Is Efficiency Undermining Customer Service?


Share on LinkedIn

Maybe because the weather is miserable here in Canada, but I have reflecting on my travels in sunny Europe last summer.

Whether in Italy, Greece or Turkey, I was struck by the fact that not once did a server in a restaurant bring the bill until asked. Which did cause some embarrassment when we forgot to ask.

Food and gatherings around food are an important part of European culture — so it is not rushed. As a customer we were never made to feel that we were expected to leave so that another group could be seated — so the table could be turned and profitability increased.

Yet here in North America, often the server will drop by and ask if there is anything else and drop of the bill before we have even finished our meal. Always with a comment like “whenever you are ready”.

However, the message is very clear. Finish up and move on — we have other customers to serve, or I want to go home.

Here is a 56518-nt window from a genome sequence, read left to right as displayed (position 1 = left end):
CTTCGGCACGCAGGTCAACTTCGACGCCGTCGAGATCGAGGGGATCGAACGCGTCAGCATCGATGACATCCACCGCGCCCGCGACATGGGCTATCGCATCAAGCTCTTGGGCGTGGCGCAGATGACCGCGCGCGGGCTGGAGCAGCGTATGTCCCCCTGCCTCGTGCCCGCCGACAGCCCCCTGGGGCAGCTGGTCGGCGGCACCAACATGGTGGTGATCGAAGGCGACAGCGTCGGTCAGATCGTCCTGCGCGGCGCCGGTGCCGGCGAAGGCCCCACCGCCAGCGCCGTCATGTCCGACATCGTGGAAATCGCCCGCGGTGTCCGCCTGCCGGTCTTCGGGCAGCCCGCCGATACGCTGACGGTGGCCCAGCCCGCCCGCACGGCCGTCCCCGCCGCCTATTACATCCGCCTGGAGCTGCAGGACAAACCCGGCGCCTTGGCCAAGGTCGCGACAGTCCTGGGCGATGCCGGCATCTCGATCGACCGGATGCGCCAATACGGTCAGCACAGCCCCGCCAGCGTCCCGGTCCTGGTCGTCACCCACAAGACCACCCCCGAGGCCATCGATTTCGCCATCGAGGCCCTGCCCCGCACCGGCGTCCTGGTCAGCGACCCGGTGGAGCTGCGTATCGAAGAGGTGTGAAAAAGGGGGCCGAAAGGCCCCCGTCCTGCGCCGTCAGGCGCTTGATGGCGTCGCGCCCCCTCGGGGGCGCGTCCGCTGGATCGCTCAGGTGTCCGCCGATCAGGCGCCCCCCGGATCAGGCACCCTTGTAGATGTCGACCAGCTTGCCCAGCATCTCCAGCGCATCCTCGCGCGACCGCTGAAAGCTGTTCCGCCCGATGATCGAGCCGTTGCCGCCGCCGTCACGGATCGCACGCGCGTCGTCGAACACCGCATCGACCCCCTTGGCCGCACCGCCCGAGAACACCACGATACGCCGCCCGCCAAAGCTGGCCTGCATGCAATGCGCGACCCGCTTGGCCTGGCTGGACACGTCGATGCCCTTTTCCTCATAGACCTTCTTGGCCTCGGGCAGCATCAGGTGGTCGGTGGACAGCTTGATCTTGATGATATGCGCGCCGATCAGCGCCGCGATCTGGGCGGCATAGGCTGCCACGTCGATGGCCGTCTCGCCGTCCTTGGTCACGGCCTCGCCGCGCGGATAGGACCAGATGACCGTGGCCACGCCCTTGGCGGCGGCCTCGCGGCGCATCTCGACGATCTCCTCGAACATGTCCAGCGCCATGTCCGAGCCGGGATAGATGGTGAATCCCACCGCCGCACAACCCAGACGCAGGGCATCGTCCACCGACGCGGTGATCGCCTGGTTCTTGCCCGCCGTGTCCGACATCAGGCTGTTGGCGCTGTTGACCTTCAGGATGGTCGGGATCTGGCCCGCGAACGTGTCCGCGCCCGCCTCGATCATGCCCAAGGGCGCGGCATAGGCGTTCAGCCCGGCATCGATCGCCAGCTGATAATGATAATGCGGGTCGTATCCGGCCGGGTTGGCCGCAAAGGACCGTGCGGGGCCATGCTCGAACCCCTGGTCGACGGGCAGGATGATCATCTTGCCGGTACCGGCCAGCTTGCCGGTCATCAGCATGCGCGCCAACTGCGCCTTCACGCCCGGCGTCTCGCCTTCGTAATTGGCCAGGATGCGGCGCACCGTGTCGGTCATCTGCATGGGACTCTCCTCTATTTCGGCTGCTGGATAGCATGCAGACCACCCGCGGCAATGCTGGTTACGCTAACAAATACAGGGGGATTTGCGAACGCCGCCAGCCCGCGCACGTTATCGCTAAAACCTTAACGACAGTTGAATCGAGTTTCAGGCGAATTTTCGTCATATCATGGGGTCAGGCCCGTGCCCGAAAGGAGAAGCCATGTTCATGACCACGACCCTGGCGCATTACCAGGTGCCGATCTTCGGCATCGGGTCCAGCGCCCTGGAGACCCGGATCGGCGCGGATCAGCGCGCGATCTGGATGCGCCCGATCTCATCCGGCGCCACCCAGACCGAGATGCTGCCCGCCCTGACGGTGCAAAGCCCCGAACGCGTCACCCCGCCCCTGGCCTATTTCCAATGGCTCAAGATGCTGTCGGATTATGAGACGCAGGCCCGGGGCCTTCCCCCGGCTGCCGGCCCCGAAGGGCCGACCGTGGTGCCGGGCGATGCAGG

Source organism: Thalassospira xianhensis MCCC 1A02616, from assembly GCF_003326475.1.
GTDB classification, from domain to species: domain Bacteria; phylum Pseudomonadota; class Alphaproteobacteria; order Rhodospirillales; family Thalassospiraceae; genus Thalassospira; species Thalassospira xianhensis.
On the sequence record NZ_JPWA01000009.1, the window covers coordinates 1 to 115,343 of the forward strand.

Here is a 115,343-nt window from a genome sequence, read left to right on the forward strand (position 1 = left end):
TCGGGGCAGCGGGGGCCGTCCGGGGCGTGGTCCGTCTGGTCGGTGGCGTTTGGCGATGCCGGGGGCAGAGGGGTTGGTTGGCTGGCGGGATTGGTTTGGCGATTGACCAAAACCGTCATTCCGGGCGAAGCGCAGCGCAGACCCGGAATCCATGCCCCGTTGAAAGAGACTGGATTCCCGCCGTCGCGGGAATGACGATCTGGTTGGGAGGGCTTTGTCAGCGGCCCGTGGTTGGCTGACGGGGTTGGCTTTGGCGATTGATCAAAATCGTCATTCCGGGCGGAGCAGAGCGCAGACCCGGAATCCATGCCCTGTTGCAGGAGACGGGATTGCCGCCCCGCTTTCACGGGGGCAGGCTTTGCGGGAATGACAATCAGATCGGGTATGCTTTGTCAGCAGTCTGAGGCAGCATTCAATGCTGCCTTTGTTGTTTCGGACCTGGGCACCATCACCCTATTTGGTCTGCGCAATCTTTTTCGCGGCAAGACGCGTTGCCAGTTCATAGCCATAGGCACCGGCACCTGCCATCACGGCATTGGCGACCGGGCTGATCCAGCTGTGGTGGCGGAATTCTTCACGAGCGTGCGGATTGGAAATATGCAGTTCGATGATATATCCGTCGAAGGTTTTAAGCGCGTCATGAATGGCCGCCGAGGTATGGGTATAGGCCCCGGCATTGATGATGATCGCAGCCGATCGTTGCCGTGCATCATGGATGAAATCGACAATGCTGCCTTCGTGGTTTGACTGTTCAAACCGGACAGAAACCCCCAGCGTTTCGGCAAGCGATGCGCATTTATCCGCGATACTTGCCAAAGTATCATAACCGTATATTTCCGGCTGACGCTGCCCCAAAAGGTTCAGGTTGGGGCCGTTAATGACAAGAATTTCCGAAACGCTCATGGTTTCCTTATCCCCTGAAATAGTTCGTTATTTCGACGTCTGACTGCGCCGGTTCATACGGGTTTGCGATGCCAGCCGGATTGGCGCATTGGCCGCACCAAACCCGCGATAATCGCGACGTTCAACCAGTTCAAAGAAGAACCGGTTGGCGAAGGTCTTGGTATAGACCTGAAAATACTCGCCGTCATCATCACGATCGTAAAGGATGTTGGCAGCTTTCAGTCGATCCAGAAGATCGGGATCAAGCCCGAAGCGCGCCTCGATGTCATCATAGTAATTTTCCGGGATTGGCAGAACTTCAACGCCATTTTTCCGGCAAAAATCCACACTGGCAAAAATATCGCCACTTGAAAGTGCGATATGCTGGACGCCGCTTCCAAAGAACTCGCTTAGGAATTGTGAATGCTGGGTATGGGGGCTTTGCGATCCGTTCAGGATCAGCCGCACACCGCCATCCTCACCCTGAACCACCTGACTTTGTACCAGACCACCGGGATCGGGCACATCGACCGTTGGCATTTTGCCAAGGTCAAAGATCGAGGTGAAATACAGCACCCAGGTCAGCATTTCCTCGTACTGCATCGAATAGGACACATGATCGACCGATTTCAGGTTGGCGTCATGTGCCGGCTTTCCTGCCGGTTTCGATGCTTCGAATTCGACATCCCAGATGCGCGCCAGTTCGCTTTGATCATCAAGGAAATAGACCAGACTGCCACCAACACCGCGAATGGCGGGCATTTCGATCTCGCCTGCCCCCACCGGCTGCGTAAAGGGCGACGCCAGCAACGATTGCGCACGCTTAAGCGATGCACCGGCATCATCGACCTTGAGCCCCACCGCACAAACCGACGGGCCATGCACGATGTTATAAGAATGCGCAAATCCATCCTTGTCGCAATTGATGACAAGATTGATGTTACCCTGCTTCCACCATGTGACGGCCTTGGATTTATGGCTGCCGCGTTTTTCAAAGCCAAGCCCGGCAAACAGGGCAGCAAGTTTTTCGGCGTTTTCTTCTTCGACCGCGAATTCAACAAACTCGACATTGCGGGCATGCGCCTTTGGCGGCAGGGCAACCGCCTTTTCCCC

My Perspective: I appreciate that every organization needs to be efficient if they want to be profitable. As a leader I would insist on it. However, do we subliminally send a message to our customers that we are “watching the clock”. Are our actions consistent with our words, or do we sometimes do things that indicate that possibly we don’t place as high a value on customer service as our statements proclaim.

Make sure that in your desire for efficiency — which is critical to business success — that these behaviours don’t inadvertently creep into the customer experience and undermine your desire to be customer-focused.

Republished with author's permission from original post.

Bill Hogg
Bill Hogg works with senior leaders to inspire and develop high performance, customer-focused teams that deliver exceptional customer service, higher productivity and improved profits. Sought after internationally as a speaker and consultant, Bill is recognized as the Performance Excelerator because of his uncanny ability to create profound change and deliver extraordinary results with the most demanding organizations.


Please use comments to add value to the discussion. Maximum one link to an educational blog post or article. We will NOT PUBLISH brief comments like "good post," comments that mainly promote links, or comments with links to companies, products, or services.

Please enter your comment!
Please enter your name here